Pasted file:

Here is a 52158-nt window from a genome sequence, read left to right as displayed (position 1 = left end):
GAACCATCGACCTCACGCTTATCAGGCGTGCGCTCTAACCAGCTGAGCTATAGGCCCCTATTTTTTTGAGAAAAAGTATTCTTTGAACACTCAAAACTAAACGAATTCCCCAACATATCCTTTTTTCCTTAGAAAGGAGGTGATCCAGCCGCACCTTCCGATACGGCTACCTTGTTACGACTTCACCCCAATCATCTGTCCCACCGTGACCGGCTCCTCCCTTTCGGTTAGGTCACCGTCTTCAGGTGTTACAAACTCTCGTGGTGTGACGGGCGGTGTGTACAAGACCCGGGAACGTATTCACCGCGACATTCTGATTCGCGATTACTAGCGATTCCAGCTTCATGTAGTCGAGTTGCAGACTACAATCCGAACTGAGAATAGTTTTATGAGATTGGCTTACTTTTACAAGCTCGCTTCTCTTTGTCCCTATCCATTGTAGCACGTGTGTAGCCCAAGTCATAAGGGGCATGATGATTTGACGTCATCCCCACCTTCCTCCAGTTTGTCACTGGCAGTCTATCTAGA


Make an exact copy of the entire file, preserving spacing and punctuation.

Here is a 52158-nt window from a genome sequence, read left to right as displayed (position 1 = left end):
GAACCATCGACCTCACGCTTATCAGGCGTGCGCTCTAACCAGCTGAGCTATAGGCCCCTATTTTTTTGAGAAAAAGTATTCTTTGAACACTCAAAACTAAACGAATTCCCCAACATATCCTTTTTTCCTTAGAAAGGAGGTGATCCAGCCGCACCTTCCGATACGGCTACCTTGTTACGACTTCACCCCAATCATCTGTCCCACCGTGACCGGCTCCTCCCTTTCGGTTAGGTCACCGTCTTCAGGTGTTACAAACTCTCGTGGTGTGACGGGCGGTGTGTACAAGACCCGGGAACGTATTCACCGCGACATTCTGATTCGCGATTACTAGCGATTCCAGCTTCATGTAGTCGAGTTGCAGACTACAATCCGAACTGAGAATAGTTTTATGAGATTGGCTTACTTTTACAAGCTCGCTTCTCTTTGTCCCTATCCATTGTAGCACGTGTGTAGCCCAAGTCATAAGGGGCATGATGATTTGACGTCATCCCCACCTTCCTCCAGTTTGTCACTGGCAGTCTATCTAGA